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Bug of the Week is written by "The Bug Guy," Michael J. Raupp, Professor of Entomology at the University of Maryland.

Welcome spring and honey bees, how do you fare? Apis mellifera


Honey bees and their allies are responsible for pollinating crops which comprise about every third bite of food we eat.


To escape winter’s doldrums recent episodes of Bug of the Week visited tropical realms to meet rainforest recyclers, stinging ants, fungus farmers, large spiders, creepy cave dwellers, and blood-sucking flies. With the passing of the spring equinox and hopefully Old Man Winter’s last snowy gasp, it is time for us to return from tropical sojourns and seek adventure in the wilds of suburban Maryland.

On a chilly riverbank in Maryland, winter aconite provides welcomed reserves of nectar and pollen on the eve of first day of spring.

On a visit this week to the banks of the Patuxent River I was dazzled by a carpet of early season bloomers including snow drops and winter aconite. Assurances from scholarly websites such as Cornell University’s Growing Guide relieved my angst in admiring these Eurasian beauties that were described as non-invasive and non-aggressive. Despite a bit of a chill, pollen-laden honey bees busily worked the aconite in the afternoon sunshine. It seemed only fitting that these early bloomers from across the sea would be some of the first blossoms to be visited by our hard-working pollinators from Europe.

As I watched the honey bees, I wondered how they fared this winter. The appearance of a deadly phenomenon called Colony Collapse Disorder, or CCD, grabbed national attention in 2007 when many commercial beekeepers reported unusually large losses of honey bee colonies in several locations in the United States. When CCD strikes a hive, worker bees simply disappear leaving behind the queen, a few young workers, and colonies with plenty of food and brood. One of the defining characteristics of CCD is the absence of dead bees in the colony. Without a full contingent of hardy workers, the queen and brood are doomed and the colony collapses. Soon after CCD was discovered national surveys of beekeepers were conducted to determine the magnitude of the problem. Between September 2006 and March 2007, beekeepers lost approximately 32% of their hives. During a similar period in 2007 and 2008, beekeepers in general lost about 36% of their colonies.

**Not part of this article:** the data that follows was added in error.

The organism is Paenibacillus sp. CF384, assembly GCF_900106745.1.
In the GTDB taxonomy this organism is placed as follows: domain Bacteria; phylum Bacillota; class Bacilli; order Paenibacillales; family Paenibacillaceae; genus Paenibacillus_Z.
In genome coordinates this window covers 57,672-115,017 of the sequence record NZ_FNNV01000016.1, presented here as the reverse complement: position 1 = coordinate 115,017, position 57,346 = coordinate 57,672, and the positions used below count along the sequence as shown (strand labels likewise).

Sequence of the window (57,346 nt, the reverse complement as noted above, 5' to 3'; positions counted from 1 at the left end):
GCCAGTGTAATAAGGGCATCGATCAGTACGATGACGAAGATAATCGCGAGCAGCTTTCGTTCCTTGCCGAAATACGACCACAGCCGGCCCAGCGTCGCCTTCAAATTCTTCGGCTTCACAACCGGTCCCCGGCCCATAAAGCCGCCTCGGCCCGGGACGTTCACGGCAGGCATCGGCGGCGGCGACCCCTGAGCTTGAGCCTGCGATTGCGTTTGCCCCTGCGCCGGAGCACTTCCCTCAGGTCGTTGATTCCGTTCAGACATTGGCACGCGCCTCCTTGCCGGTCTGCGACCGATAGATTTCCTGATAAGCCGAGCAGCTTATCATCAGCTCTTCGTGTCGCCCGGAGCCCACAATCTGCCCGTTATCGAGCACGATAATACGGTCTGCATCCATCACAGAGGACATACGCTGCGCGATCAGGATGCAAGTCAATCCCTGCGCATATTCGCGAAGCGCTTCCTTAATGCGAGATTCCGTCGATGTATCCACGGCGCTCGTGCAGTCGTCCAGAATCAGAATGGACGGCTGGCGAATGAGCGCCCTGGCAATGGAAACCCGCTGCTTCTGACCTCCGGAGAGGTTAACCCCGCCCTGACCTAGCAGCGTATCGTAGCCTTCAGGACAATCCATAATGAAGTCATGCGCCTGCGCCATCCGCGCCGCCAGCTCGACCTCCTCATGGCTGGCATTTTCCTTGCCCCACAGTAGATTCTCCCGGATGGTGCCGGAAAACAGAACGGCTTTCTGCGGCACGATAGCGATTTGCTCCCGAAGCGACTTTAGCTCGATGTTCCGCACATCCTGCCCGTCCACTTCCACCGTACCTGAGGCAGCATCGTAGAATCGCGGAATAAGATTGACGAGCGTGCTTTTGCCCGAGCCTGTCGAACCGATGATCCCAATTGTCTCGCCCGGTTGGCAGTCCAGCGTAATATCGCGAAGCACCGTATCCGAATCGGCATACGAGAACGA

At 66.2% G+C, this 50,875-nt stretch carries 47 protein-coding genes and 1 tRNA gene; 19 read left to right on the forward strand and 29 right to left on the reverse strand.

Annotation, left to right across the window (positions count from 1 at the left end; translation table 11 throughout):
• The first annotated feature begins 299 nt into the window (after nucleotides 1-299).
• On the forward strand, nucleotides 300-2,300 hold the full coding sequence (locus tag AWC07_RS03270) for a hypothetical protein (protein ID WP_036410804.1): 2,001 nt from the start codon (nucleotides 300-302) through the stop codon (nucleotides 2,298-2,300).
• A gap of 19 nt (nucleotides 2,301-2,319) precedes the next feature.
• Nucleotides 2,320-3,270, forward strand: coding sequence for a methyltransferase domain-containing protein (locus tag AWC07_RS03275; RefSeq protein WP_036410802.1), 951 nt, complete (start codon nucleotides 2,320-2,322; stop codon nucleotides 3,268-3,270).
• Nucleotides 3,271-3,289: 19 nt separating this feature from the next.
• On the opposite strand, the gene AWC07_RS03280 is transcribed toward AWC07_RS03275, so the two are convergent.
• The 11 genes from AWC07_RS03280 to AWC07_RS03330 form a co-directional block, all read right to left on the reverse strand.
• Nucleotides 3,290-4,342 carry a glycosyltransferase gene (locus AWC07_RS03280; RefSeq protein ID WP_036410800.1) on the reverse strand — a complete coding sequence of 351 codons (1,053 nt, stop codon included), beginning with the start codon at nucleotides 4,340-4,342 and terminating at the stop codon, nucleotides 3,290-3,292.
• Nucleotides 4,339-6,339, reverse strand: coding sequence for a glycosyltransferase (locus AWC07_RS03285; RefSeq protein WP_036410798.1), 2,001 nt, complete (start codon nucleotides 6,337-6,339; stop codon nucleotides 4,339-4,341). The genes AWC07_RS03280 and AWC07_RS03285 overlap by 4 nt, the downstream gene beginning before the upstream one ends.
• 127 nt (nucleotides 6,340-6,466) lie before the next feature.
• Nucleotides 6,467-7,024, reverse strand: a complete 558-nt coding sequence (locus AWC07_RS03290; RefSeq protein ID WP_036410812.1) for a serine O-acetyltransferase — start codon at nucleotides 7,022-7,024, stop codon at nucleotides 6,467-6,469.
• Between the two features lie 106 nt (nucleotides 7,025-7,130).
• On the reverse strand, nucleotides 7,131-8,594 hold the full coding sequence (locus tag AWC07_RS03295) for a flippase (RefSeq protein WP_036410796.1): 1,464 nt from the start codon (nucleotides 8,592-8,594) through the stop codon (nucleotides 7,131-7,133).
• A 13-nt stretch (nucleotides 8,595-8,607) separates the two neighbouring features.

One important trend in the colony loss phenomenon has been a reduction in losses attributed to CCD. In 2007 beekeepers that met the definition for CCD lost 45% of their colonies, but by in the winter of 2010-2011 only about 26% of beekeepers surveyed lost colonies with the symptom of “no dead bees in the hive or apiary.” Results of the survey reported in May, 2014 had some good news. During the winter of 2013 to 2014 overall losses of managed honeybee colonies were about 24%. Although this number was markedly lower than losses recorded in previous years, it still exceeded levels of beekeeper acceptable winter losses of about 19%.

With the introduction of parasitic mites, many hobbyist beekeepers lost their colonies.

What are some of the factors connected with loss of honey bee colonies in the US? The causes of CCD and hive loss are not fully understood, but researchers have made great progress identifying some of the culprits in this mystery. At a recent meeting of the Entomological Society of America, Dennis vanEngelsdorp, one of the foremost experts on pollinator health, identified three clusters of factors contributing to CCD and honey bee decline. With the introduction of Varroa mite and tracheal mite in the 1980’s and their rapid spread, many hobbyist beekeepers, including the Bug Guy, lost their hives. Varroa mites have been described as baby vampires, infesting honeybees and sucking blood from larvae, pupae, and adults, particularly that of male bees. Not surprisingly, this weakens bees and predisposes them other serious diseases. Varroa mites have also been implicated in transferring viruses that attack or cripple bees, such as acute bee paralysis virus and deformed wing virus.

The second galaxy of factors debilitating honey bees is their nutrition. Often commercial honeybees are placed in large crop monocultures such as almonds or apples to provide the important ecosystem service of pollination for these crops. Recent studies indicate that diets of monofloral pollen (pollen from one plant species) may impair the normal immune function of honeybees compared to diets of pollen from many plant species (polyfloral diets). Many of the pollen-rich fattening grounds for honey bees in the upper mid-west have been plowed under and planted in corn and soybeans. Poor diets may result in weakened immune systems and reduce the ability of honey bees to fight off the aforementioned viral pathogens and others pathogens including Nosema, a nasty unicellular fungus associated with colony failure that attacks the gut of honey bees.  Scientists have also suggested that the use of honey substitutes such as high-fructose corn syrup may d reduce the ability of honey bees to deal with pathogens and pesticides.